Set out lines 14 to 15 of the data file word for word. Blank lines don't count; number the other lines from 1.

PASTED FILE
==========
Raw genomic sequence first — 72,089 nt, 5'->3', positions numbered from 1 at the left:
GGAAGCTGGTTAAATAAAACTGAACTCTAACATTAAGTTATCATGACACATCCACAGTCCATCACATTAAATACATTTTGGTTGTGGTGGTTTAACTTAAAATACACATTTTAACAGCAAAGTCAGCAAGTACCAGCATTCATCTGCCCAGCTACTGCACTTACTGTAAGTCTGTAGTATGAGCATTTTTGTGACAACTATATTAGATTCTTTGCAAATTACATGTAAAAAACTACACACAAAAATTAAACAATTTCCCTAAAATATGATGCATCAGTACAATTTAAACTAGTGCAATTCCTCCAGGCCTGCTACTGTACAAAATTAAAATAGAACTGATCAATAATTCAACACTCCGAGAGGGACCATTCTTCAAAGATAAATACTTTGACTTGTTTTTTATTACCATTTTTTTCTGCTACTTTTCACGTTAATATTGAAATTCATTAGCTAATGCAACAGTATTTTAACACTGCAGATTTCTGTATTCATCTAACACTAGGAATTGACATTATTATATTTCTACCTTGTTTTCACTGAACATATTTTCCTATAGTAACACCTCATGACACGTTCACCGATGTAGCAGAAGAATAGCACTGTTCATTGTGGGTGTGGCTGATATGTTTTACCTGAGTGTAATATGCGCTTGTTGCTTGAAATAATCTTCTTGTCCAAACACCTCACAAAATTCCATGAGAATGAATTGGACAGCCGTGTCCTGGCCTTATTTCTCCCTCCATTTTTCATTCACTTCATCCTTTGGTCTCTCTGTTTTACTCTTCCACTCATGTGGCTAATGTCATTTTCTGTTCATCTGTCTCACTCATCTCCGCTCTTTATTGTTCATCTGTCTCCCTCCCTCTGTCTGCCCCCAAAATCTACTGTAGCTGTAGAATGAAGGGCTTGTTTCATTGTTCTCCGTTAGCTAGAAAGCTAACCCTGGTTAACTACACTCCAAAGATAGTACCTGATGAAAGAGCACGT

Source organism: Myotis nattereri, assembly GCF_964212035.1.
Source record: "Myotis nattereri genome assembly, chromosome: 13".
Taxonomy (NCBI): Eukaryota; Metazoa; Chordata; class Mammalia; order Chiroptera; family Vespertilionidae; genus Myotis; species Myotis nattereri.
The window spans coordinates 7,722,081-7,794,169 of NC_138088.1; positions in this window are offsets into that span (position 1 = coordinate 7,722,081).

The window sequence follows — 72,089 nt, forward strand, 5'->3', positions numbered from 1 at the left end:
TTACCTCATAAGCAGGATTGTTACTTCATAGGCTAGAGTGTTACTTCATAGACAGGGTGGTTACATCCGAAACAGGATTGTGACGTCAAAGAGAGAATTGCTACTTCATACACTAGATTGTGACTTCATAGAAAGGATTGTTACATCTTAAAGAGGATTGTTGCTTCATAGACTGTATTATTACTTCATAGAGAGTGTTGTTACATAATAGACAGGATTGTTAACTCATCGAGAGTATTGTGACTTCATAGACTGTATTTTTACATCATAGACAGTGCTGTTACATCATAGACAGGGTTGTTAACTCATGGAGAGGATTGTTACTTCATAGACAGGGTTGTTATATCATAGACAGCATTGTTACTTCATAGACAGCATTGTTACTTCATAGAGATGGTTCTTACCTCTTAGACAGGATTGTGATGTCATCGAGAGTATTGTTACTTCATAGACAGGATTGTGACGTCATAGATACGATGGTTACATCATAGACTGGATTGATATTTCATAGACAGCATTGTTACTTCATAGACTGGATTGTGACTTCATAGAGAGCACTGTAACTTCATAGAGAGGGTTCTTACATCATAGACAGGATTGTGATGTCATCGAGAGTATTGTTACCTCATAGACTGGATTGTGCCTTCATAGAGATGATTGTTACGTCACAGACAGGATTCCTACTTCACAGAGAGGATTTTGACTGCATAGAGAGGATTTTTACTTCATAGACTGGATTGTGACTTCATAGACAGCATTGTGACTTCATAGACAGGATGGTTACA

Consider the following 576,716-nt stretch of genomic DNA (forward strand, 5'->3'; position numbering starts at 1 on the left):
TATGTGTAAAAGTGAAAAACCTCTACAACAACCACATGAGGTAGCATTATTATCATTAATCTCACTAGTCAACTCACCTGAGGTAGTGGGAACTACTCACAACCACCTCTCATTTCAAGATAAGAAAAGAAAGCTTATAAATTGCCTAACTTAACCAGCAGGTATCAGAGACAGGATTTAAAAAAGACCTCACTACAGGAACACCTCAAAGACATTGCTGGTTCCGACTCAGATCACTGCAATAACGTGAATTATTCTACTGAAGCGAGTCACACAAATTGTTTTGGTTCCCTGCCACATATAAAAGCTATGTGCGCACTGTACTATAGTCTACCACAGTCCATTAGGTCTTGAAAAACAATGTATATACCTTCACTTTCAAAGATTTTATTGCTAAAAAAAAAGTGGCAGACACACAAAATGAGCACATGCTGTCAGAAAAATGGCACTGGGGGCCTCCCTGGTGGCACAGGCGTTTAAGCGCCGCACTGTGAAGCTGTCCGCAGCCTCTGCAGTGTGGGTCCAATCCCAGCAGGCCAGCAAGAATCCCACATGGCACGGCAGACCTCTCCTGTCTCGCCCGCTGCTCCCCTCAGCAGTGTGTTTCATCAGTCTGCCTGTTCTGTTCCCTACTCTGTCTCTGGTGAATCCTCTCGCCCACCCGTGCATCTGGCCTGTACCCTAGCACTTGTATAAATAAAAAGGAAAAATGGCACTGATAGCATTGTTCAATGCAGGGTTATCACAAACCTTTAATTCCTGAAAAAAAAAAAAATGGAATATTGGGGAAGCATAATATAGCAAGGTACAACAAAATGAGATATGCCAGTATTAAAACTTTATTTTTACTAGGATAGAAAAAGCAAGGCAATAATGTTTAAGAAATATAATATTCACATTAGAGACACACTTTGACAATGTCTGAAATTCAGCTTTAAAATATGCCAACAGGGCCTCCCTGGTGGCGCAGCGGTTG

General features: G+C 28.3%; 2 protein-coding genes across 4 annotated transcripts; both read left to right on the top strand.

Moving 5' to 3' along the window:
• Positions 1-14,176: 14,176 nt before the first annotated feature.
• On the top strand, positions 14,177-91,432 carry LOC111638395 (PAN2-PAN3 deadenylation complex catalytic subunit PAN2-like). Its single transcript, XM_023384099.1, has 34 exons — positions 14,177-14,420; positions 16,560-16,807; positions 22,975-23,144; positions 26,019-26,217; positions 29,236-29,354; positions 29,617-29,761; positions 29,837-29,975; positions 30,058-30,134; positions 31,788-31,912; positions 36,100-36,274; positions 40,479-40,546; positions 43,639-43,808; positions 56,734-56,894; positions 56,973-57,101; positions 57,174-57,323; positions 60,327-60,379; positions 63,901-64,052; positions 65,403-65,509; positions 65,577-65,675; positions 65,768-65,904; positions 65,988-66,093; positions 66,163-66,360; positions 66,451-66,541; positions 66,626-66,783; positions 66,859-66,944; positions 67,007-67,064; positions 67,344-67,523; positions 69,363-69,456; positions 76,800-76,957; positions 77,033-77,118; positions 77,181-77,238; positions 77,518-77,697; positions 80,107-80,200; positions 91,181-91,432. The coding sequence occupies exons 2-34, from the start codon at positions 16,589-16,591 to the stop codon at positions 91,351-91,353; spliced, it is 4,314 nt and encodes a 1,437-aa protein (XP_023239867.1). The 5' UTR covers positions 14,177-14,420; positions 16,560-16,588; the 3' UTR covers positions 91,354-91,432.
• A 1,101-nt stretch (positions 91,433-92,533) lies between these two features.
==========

• On the top strand, positions 14,177-91,432 carry LOC111638395 (PAN2-PAN3 deadenylation complex catalytic subunit PAN2-like). Its single transcript, XM_023384099.1, has 34 exons — positions 14,177-14,420; positions 16,560-16,807; positions 22,975-23,144; positions 26,019-26,217; positions 29,236-29,354; positions 29,617-29,761; positions 29,837-29,975; positions 30,058-30,134; positions 31,788-31,912; positions 36,100-36,274; positions 40,479-40,546; positions 43,639-43,808; positions 56,734-56,894; positions 56,973-57,101; positions 57,174-57,323; positions 60,327-60,379; positions 63,901-64,052; positions 65,403-65,509; positions 65,577-65,675; positions 65,768-65,904; positions 65,988-66,093; positions 66,163-66,360; positions 66,451-66,541; positions 66,626-66,783; positions 66,859-66,944; positions 67,007-67,064; positions 67,344-67,523; positions 69,363-69,456; positions 76,800-76,957; positions 77,033-77,118; positions 77,181-77,238; positions 77,518-77,697; positions 80,107-80,200; positions 91,181-91,432. The coding sequence occupies exons 2-34, from the start codon at positions 16,589-16,591 to the stop codon at positions 91,351-91,353; spliced, it is 4,314 nt and encodes a 1,437-aa protein (XP_023239867.1). The 5' UTR covers positions 14,177-14,420; positions 16,560-16,588; the 3' UTR covers positions 91,354-91,432.
• A 1,101-nt stretch (positions 91,433-92,533) lies between these two features.